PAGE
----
Epilepsy Research and Treatment

Epileptic Encephalopathy

Publishing date
03 Aug 2012
Submission deadline
16 Mar 2012

Guest Editors

1Division of Neurology, Bambino Gesù Children's Hospital, IRCCS, Rome, Italy

2Leeds General Infirmary, Leeds LS1 3ES, UK

3Great Ormond Street Hospital, London WC1N 1LE, UK

Epileptic Encephalopathy


The relationship between epilepsy and cognitive/behavioral impairments is complex and not completely understood. There is, however, a number of childhood onset epilepsy syndromes in which cognitive/behavioral impairments become apparent at the time that epileptic seizures begin, a phenomenon known as epileptic encephalopathy. Suggested mechanisms underlying epileptic encephalopathy include the effect of very frequent seizures, subclinical paroxysmal epileptic activity, the underlying disease, and other unknown processes or combinations of these. This assumes that epileptic encephalopathy is a pathophysiological process. However, the term has also been used to categorize conditions in which neurological deterioration, cognitive and/or behavioral impairment, and refractory epilepsy occur together. The ILAE Task Force on classification and terminology has therefore defined epileptic encephalopathies as clinical conditions in which the epileptiform EEG abnormalities may contribute to a progressive disturbance in cerebral functions. The following conditions have been included: early myoclonic encephalopathy, Ohtahara syndrome, West syndrome, Dravet syndrome, Myoclonic status in nonprogressive encephalopathies, Lennox-Gastaut syndrome, Landau-Kleffner syndrome, and epilepsy with continuous spike-waves during slow-wave sleep.

However, epilepsies associated with malformation of cortical development (e.g., focal cortical dysplasia), benign tumors (e.g., DNETs), and genetic epilepsies (i.e., CDKL5, SCN1A, STX1B, PCDH19, and ring chromosome 20) may manifest with encephalopathy associated with epilepsy. Knowledge and understanding of these conditions have led to the development of animal models, successful therapies, and novel tools to better characterize the clinical course.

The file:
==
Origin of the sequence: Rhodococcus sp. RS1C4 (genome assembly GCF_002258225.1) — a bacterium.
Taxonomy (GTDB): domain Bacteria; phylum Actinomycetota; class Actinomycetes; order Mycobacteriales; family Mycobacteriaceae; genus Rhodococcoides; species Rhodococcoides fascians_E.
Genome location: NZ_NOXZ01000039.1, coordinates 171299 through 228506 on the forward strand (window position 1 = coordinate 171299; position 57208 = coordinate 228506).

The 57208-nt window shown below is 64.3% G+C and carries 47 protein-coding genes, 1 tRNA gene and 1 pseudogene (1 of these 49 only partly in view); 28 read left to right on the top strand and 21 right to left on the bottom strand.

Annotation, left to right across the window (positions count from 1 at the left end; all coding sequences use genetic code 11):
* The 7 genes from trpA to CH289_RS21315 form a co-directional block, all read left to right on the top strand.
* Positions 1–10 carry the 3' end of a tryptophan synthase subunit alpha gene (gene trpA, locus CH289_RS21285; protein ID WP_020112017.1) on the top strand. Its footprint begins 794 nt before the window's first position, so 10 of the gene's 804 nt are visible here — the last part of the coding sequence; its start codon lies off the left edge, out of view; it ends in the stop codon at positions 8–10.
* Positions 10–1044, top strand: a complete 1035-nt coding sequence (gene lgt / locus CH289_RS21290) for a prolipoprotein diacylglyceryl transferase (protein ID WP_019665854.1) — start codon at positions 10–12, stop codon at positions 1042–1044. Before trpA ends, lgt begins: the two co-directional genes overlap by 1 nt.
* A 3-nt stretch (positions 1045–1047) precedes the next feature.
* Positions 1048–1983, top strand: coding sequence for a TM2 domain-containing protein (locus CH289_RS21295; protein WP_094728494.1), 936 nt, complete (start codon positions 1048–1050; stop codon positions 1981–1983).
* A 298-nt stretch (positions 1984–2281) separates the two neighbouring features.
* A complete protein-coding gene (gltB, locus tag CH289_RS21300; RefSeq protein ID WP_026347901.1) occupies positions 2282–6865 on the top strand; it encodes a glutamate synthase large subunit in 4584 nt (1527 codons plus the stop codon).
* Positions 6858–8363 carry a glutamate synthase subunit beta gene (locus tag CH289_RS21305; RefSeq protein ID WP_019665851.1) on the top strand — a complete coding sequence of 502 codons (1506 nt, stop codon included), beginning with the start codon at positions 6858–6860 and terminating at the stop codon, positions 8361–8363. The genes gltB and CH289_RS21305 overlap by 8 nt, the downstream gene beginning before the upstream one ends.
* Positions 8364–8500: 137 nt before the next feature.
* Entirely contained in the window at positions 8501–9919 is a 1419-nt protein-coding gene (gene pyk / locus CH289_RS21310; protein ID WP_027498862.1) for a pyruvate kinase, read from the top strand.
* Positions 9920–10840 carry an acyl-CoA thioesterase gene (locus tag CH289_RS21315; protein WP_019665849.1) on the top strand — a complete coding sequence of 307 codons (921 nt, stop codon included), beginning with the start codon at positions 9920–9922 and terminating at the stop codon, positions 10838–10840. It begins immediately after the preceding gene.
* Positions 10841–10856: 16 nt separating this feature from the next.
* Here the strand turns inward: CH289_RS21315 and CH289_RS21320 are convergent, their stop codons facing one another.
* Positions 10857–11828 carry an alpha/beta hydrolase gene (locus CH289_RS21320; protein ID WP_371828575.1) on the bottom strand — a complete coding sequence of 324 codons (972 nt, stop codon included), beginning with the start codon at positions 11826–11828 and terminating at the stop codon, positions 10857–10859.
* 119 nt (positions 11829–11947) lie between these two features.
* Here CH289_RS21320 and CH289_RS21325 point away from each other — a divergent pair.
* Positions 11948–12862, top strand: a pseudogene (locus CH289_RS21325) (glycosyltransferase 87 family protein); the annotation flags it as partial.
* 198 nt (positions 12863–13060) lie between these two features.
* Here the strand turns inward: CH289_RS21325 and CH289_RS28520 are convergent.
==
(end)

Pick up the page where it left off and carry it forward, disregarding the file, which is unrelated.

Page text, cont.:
We therefore invite authors to contribute original research as well as review articles that will stimulate the efforts to understand the pathology underlying epileptic encephalopathy, the development of strategies for the treatment, and the evaluation of outcomes. We are interested in articles describing new modalities for clinical characterization of epileptic encephalopathies; advances in molecular genetics; new insights using animal models; current concepts in the treatment of epileptic encephalopathies. Potential topics include, but are not limited to:

  • Clinical characterization of new epileptic encephalopaties
  • Evidences for a revision of the current classification
  • EEG and other neurophysiological findings in humans and in animal models
  • Outcome and prognosis
  • Molecular genetics
  • New genetic conditions
  • Surgical treatment
  • New therapeutic approaches
  • Neuropsychological findings

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